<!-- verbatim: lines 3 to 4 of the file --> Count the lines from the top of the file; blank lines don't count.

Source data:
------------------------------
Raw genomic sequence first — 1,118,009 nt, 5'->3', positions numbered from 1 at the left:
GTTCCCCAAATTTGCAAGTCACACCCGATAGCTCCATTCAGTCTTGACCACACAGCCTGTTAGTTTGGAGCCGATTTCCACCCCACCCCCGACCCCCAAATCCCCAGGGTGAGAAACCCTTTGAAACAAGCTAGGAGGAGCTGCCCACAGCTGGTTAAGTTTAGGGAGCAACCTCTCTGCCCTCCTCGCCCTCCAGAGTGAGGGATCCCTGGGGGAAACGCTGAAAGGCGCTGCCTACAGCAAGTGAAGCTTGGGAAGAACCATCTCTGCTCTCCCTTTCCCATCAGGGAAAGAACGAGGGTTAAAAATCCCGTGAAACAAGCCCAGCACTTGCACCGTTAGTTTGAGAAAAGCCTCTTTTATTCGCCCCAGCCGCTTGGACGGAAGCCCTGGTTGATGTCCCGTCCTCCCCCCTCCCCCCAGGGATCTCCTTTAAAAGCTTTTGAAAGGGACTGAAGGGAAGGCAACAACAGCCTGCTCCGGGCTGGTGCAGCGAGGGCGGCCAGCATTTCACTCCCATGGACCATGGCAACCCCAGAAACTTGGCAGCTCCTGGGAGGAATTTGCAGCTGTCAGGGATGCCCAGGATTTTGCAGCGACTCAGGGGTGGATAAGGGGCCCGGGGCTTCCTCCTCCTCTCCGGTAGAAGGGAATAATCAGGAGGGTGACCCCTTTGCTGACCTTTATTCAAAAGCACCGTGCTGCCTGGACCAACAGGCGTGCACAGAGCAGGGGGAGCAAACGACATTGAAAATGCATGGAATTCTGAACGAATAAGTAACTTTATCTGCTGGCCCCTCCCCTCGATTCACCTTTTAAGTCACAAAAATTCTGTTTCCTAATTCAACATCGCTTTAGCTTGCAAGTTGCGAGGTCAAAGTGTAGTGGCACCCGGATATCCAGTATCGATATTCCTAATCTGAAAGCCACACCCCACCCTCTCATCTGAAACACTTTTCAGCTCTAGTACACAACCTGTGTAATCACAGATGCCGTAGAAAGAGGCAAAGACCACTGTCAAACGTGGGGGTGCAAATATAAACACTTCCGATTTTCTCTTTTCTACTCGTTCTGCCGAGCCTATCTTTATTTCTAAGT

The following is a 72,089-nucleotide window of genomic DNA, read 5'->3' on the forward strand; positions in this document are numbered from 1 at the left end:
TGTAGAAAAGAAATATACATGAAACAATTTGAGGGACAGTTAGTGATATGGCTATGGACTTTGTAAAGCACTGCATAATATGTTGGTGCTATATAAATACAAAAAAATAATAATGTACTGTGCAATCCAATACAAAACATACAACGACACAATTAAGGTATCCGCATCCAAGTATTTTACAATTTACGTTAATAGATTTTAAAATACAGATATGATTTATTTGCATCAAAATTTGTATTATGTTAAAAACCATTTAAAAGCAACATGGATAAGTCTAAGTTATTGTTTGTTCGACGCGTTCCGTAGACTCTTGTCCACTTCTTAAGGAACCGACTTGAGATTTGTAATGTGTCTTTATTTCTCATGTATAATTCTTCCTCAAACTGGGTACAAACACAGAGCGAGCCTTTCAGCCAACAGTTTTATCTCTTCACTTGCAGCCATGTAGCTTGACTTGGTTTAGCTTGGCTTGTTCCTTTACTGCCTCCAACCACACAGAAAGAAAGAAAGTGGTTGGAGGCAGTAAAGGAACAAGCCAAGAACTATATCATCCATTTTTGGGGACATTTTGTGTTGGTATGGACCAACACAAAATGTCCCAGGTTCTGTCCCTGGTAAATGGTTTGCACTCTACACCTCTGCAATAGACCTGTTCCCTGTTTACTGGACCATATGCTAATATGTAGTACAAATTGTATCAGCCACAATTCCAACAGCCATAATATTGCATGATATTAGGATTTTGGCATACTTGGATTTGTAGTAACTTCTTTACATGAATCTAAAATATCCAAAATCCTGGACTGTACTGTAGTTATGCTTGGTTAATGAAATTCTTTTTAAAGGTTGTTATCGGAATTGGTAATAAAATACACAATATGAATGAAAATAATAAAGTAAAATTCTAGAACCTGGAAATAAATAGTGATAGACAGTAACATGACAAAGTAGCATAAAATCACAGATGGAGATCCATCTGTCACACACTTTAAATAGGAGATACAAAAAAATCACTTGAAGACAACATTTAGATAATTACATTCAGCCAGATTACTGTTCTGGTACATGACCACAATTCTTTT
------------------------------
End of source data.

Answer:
The following is a 72,089-nucleotide window of genomic DNA, read 5'->3' on the forward strand; positions in this document are numbered from 1 at the left end:
TGTAGAAAAGAAATATACATGAAACAATTTGAGGGACAGTTAGTGATATGGCTATGGACTTTGTAAAGCACTGCATAATATGTTGGTGCTATATAAATACAAAAAAATAATAATGTACTGTGCAATCCAATACAAAACATACAACGACACAATTAAGGTATCCGCATCCAAGTATTTTACAATTTACGTTAATAGATTTTAAAATACAGATATGATTTATTTGCATCAAAATTTGTATTATGTTAAAAACCATTTAAAAGCAACATGGATAAGTCTAAGTTATTGTTTGTTCGACGCGTTCCGTAGACTCTTGTCCACTTCTTAAGGAACCGACTTGAGATTTGTAATGTGTCTTTATTTCTCATGTATAATTCTTCCTCAAACTGGGTACAAACACAGAGCGAGCCTTTCAGCCAACAGTTTTATCTCTTCACTTGCAGCCATGTAGCTTGACTTGGTTTAGCTTGGCTTGTTCCTTTACTGCCTCCAACCACACAGAAAGAAAGAAAGTGGTTGGAGGCAGTAAAGGAACAAGCCAAGAACTATATCATCCATTTTTGGGGACATTTTGTGTTGGTATGGACCAACACAAAATGTCCCAGGTTCTGTCCCTGGTAAATGGTTTGCACTCTACACCTCTGCAATAGACCTGTTCCCTGTTTACTGGACCATATGCTAATATGTAGTACAAATTGTATCAGCCACAATTCCAACAGCCATAATATTGCATGATATTAGGATTTTGGCATACTTGGATTTGTAGTAACTTCTTTACATGAATCTAAAATATCCAAAATCCTGGACTGTACTGTAGTTATGCTTGGTTAATGAAATTCTTTTTAAAGGTTGTTATCGGAATTGGTAATAAAATACACAATATGAATGAAAATAATAAAGTAAAATTCTAGAACCTGGAAATAAATAGTGATAGACAGTAACATGACAAAGTAGCATAAAATCACAGATGGAGATCCATCTGTCACACACTTTAAATAGGAGATACAAAAAAATCACTTGAAGACAACATTTAGATAATTACATTCAGCCAGATTACTGTTCTGGTACATGACCACAATTCTTTT